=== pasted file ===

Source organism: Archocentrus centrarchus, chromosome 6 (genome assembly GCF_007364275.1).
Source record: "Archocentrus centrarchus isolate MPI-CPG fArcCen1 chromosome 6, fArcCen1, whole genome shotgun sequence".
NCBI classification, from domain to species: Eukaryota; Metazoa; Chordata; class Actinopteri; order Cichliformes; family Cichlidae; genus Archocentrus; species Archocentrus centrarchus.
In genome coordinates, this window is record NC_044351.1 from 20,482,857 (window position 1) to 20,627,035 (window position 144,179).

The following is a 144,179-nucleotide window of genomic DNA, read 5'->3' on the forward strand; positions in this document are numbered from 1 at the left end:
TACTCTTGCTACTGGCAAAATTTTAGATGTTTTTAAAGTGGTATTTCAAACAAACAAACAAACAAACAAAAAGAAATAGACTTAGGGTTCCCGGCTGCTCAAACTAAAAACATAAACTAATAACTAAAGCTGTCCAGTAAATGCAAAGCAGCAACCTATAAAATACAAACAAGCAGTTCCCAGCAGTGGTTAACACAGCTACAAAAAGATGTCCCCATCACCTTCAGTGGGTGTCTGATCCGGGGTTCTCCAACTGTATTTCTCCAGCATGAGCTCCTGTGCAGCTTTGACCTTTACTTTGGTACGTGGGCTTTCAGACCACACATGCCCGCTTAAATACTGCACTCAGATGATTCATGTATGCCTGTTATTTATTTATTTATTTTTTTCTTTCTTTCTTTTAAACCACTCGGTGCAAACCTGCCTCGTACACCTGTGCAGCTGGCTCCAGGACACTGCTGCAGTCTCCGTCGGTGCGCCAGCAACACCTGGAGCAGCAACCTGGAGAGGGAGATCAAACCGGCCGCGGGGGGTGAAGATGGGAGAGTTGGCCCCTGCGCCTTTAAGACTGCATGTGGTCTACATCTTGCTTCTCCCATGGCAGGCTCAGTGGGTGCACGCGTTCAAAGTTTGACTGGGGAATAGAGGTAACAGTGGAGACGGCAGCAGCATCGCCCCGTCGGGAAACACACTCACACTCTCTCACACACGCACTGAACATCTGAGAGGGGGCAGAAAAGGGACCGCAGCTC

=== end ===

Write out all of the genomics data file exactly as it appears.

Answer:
Source organism: Archocentrus centrarchus, chromosome 6 (genome assembly GCF_007364275.1).
Source record: "Archocentrus centrarchus isolate MPI-CPG fArcCen1 chromosome 6, fArcCen1, whole genome shotgun sequence".
NCBI classification, from domain to species: Eukaryota; Metazoa; Chordata; class Actinopteri; order Cichliformes; family Cichlidae; genus Archocentrus; species Archocentrus centrarchus.
In genome coordinates, this window is record NC_044351.1 from 20,482,857 (window position 1) to 20,627,035 (window position 144,179).

The following is a 144,179-nucleotide window of genomic DNA, read 5'->3' on the forward strand; positions in this document are numbered from 1 at the left end:
TACTCTTGCTACTGGCAAAATTTTAGATGTTTTTAAAGTGGTATTTCAAACAAACAAACAAACAAACAAAAAGAAATAGACTTAGGGTTCCCGGCTGCTCAAACTAAAAACATAAACTAATAACTAAAGCTGTCCAGTAAATGCAAAGCAGCAACCTATAAAATACAAACAAGCAGTTCCCAGCAGTGGTTAACACAGCTACAAAAAGATGTCCCCATCACCTTCAGTGGGTGTCTGATCCGGGGTTCTCCAACTGTATTTCTCCAGCATGAGCTCCTGTGCAGCTTTGACCTTTACTTTGGTACGTGGGCTTTCAGACCACACATGCCCGCTTAAATACTGCACTCAGATGATTCATGTATGCCTGTTATTTATTTATTTATTTTTTTCTTTCTTTCTTTTAAACCACTCGGTGCAAACCTGCCTCGTACACCTGTGCAGCTGGCTCCAGGACACTGCTGCAGTCTCCGTCGGTGCGCCAGCAACACCTGGAGCAGCAACCTGGAGAGGGAGATCAAACCGGCCGCGGGGGGTGAAGATGGGAGAGTTGGCCCCTGCGCCTTTAAGACTGCATGTGGTCTACATCTTGCTTCTCCCATGGCAGGCTCAGTGGGTGCACGCGTTCAAAGTTTGACTGGGGAATAGAGGTAACAGTGGAGACGGCAGCAGCATCGCCCCGTCGGGAAACACACTCACACTCTCTCACACACGCACTGAACATCTGAGAGGGGGCAGAAAAGGGACCGCAGCTC